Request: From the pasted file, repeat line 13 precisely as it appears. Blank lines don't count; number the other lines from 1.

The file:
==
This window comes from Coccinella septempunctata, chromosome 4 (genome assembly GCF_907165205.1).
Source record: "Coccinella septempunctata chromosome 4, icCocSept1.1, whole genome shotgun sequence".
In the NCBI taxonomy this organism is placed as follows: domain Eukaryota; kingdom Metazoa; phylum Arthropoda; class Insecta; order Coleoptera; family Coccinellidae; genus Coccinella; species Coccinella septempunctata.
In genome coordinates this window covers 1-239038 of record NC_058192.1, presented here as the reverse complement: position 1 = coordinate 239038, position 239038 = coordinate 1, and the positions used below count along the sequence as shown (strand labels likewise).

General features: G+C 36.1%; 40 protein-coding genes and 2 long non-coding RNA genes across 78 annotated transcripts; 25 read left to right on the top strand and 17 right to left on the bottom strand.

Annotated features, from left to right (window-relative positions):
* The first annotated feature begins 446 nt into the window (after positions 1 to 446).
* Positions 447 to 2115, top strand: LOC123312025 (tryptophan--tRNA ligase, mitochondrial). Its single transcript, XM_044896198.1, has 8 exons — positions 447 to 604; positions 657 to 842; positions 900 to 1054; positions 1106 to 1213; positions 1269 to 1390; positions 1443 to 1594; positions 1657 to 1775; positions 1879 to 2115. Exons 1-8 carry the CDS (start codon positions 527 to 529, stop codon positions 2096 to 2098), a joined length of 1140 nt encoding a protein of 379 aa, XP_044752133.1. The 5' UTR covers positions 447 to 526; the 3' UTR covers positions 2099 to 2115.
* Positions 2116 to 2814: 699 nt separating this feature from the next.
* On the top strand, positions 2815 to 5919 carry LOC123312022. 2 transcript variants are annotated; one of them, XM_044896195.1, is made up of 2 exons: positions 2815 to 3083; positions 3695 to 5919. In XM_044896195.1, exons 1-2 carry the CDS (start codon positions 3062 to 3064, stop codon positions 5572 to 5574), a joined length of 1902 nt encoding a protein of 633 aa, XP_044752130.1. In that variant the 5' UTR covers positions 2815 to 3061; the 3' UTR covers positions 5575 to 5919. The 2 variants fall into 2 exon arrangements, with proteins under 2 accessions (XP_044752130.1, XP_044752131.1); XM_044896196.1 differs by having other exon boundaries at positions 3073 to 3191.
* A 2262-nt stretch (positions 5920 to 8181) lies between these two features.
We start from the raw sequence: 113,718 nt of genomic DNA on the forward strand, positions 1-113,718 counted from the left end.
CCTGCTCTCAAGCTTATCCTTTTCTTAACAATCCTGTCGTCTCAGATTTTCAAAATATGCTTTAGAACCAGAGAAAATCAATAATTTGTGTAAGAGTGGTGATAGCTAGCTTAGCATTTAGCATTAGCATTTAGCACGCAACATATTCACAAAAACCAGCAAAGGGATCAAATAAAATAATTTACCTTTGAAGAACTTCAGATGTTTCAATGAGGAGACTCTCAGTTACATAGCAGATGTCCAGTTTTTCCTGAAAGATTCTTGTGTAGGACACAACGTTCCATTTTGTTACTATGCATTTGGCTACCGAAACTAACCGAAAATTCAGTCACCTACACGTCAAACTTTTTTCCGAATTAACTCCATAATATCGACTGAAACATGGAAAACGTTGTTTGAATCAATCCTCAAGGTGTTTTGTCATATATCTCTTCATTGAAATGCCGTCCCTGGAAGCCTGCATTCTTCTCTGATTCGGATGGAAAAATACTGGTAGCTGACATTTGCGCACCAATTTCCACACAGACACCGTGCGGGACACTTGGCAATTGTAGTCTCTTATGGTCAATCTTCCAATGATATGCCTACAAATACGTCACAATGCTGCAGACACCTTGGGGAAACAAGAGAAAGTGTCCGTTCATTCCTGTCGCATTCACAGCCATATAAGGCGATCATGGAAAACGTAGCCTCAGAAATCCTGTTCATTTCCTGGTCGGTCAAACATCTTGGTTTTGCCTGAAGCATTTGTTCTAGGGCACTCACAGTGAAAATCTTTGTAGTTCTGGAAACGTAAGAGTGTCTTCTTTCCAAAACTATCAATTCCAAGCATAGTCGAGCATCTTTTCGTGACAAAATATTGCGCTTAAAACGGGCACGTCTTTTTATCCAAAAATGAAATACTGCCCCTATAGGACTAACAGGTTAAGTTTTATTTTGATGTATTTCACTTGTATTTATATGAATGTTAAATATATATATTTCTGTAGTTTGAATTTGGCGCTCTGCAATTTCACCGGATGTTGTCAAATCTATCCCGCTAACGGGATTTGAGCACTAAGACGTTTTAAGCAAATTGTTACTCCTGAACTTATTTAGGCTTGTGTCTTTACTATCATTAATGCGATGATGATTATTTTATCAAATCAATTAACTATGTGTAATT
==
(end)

CCTGCTCTCAAGCTTATCCTTTTCTTAACAATCCTGTCGTCTCAGATTTTCAAAATATGCTTTAGAACCAGAGAAAATCAATAATTTGTGTAAGAGTGGTGATAGCTAGCTTAGCATTTAGCATTAGCATTTAGCACGCAACATATTCACAAAAACCAGCAAAGGGATCAAATAAAATAATTTACCTTTGAAGAACTTCAGATGTTTCAATGAGGAGACTCTCAGTTACATAGCAGATGTCCAGTTTTTCCTGAAAGATTCTTGTGTAGGACACAACGTTCCATTTTGTTACTATGCATTTGGCTACCGAAACTAACCGAAAATTCAGTCACCTACACGTCAAACTTTTTTCCGAATTAACTCCATAATATCGACTGAAACATGGAAAACGTTGTTTGAATCAATCCTCAAGGTGTTTTGTCATATATCTCTTCATTGAAATGCCGTCCCTGGAAGCCTGCATTCTTCTCTGATTCGGATGGAAAAATACTGGTAGCTGACATTTGCGCACCAATTTCCACACAGACACCGTGCGGGACACTTGGCAATTGTAGTCTCTTATGGTCAATCTTCCAATGATATGCCTACAAATACGTCACAATGCTGCAGACACCTTGGGGAAACAAGAGAAAGTGTCCGTTCATTCCTGTCGCATTCACAGCCATATAAGGCGATCATGGAAAACGTAGCCTCAGAAATCCTGTTCATTTCCTGGTCGGTCAAACATCTTGGTTTTGCCTGAAGCATTTGTTCTAGGGCACTCACAGTGAAAATCTTTGTAGTTCTGGAAACGTAAGAGTGTCTTCTTTCCAAAACTATCAATTCCAAGCATAGTCGAGCATCTTTTCGTGACAAAATATTGCGCTTAAAACGGGCACGTCTTTTTATCCAAAAATGAAATACTGCCCCTATAGGACTAACAGGTTAAGTTTTATTTTGATGTATTTCACTTGTATTTATATGAATGTTAAATATATATATTTCTGTAGTTTGAATTTGGCGCTCTGCAATTTCACCGGATGTTGTCAAATCTATCCCGCTAACGGGATTTGAGCACTAAGACGTTTTAAGCAAATTGTTACTCCTGAACTTATTTAGGCTTGTGTCTTTACTATCATTAATGCGATGATGATTATTTTATCAAATCAATTAACTATGTGTAATT